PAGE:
Arocho-Quinones, EV; Lew, SM; Handler, MH; Tovar-Spinoza, Z; Smyth, M; Bollo, R; Donahue, D; Perry, MS; Levy, ML; Gonda, D; Mangano, FT; Storm, PB; Price, AV; Couture, DE; Oluigbo, C; Duhaime, A-C; Barnett, GH; Muh, CR; Sather, MD; Fallah, A; Wang, AC; Bhatia, S; Patel, K; Tarima, S; Graber, S; Huckins, S; Hafez, DM; Rumalla, K; Bailey, L; Shandley, S; Roach, A; Alexander, E; Jenkins, W; Tsering, D; Price, G; Meola, A; Evanoff, W; Thompson, EM; Brandmeir, N; Pediatric Stereotactic Laser Ablation Workgroup,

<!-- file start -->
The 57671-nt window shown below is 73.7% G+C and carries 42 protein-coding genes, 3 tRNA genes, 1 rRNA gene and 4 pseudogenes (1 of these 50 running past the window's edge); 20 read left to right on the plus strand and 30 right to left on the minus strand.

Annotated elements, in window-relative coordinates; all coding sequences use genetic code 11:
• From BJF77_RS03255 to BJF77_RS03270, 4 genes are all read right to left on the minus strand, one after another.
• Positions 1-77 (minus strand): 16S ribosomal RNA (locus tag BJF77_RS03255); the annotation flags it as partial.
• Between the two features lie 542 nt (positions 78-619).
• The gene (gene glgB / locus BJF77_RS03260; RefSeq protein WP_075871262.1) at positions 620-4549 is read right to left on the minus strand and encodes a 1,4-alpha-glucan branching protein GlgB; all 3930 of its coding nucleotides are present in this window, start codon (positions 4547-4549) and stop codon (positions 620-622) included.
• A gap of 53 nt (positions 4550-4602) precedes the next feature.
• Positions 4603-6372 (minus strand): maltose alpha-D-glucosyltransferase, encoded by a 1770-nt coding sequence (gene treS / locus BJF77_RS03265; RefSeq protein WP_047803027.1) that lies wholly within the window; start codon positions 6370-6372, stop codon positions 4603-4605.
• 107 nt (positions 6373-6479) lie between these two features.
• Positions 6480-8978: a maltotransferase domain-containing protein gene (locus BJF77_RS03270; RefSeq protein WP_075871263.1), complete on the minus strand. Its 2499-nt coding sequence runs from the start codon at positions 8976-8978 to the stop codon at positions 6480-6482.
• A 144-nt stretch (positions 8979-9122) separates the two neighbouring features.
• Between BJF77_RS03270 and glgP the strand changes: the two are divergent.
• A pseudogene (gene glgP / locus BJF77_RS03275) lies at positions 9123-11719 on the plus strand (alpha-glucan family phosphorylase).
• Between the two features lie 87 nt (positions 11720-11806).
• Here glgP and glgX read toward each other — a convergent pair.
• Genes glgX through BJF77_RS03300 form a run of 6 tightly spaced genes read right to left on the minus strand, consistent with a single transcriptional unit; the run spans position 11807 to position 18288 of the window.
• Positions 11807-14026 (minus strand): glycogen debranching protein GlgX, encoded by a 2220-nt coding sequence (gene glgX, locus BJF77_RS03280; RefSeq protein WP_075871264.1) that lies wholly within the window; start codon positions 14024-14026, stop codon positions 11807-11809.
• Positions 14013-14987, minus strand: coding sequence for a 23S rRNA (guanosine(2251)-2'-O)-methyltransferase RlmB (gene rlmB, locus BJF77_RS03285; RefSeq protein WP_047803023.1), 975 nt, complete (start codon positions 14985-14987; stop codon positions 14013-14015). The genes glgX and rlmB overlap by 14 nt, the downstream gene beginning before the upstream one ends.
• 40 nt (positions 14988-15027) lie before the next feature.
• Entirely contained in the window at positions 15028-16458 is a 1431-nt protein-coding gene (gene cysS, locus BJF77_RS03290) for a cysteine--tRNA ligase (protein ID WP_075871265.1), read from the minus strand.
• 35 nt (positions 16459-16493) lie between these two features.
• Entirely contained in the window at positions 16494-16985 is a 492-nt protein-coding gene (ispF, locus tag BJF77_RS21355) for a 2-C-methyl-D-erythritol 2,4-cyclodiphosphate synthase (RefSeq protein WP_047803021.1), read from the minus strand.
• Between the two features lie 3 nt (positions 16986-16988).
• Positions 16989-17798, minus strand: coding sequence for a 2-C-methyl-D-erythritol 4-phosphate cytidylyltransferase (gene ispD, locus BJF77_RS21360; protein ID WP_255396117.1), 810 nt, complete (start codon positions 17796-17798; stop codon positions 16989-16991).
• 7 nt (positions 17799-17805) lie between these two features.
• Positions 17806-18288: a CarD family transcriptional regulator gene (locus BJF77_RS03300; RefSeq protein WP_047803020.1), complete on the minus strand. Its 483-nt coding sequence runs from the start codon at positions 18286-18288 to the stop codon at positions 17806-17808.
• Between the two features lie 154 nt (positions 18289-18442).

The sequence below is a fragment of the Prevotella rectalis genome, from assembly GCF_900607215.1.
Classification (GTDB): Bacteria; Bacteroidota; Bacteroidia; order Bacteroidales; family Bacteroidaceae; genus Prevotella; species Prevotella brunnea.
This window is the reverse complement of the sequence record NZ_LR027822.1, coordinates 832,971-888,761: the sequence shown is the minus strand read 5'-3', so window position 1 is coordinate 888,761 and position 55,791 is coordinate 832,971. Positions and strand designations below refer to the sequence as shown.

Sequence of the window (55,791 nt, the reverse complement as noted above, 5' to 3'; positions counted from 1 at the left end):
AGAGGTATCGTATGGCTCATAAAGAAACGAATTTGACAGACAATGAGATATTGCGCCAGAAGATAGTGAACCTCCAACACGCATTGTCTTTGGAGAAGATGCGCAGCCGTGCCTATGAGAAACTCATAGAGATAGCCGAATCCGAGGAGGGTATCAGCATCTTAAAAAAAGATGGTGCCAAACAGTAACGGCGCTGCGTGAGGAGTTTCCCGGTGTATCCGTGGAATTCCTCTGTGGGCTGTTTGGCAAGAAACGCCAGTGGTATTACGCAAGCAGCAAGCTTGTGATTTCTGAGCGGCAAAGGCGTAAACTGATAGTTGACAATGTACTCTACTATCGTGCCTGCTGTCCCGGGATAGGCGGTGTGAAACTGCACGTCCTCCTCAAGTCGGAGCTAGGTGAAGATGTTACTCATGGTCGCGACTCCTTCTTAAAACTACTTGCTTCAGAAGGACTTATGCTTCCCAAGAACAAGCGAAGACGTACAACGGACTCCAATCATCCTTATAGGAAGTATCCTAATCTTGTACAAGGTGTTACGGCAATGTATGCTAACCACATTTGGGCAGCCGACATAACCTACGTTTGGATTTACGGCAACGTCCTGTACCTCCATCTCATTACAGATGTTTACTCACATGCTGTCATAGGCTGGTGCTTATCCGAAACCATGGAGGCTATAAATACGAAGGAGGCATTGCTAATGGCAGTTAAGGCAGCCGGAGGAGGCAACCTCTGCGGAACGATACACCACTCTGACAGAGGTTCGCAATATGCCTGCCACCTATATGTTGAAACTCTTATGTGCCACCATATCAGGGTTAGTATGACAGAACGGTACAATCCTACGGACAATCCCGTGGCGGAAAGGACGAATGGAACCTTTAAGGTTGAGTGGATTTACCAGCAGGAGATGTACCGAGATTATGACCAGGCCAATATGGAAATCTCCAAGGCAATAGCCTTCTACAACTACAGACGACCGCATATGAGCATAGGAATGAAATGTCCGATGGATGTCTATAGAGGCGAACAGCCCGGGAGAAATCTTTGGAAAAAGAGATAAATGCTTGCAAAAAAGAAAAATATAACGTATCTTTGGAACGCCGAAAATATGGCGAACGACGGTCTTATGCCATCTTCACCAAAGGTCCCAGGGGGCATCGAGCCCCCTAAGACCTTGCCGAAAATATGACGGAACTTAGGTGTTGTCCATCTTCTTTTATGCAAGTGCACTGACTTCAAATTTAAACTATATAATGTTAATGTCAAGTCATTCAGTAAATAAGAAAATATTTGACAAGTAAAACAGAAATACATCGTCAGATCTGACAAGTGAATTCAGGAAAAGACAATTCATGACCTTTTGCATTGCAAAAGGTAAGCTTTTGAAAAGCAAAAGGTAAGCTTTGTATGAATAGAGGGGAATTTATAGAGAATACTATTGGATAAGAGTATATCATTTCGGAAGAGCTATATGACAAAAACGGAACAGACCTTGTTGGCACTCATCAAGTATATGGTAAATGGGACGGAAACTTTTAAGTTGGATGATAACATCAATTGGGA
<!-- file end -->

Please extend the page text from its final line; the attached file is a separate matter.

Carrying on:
MLA Citation
Arocho-Quinones, Elsa V., et al. “Magnetic resonance-guided stereotactic laser ablation therapy for the treatment of pediatric brain tumors: a multiinstitutional retrospective study.J Neurosurg Pediatr, Mar. 2020, pp. 1–9. Pubmed, doi:10.3171/2020.1.PEDS19496.
URI
https://scholars.duke.edu/individual/pub1435845
PMID
32217793
Source
pubmed
Published In
J Neurosurg Pediatr
Published Date
Start Page
1
End Page
9
DOI
10.3171/2020.1.PEDS19496

Research Areas:

Brain Neoplasms
Neoplasm Metastasis
Neoplasm Proteins
Neoplasm Recurrence, Local
Neoplasms, Experimental
Neoplasms, Nerve Tissue
Spine--Abnormalities--Surgery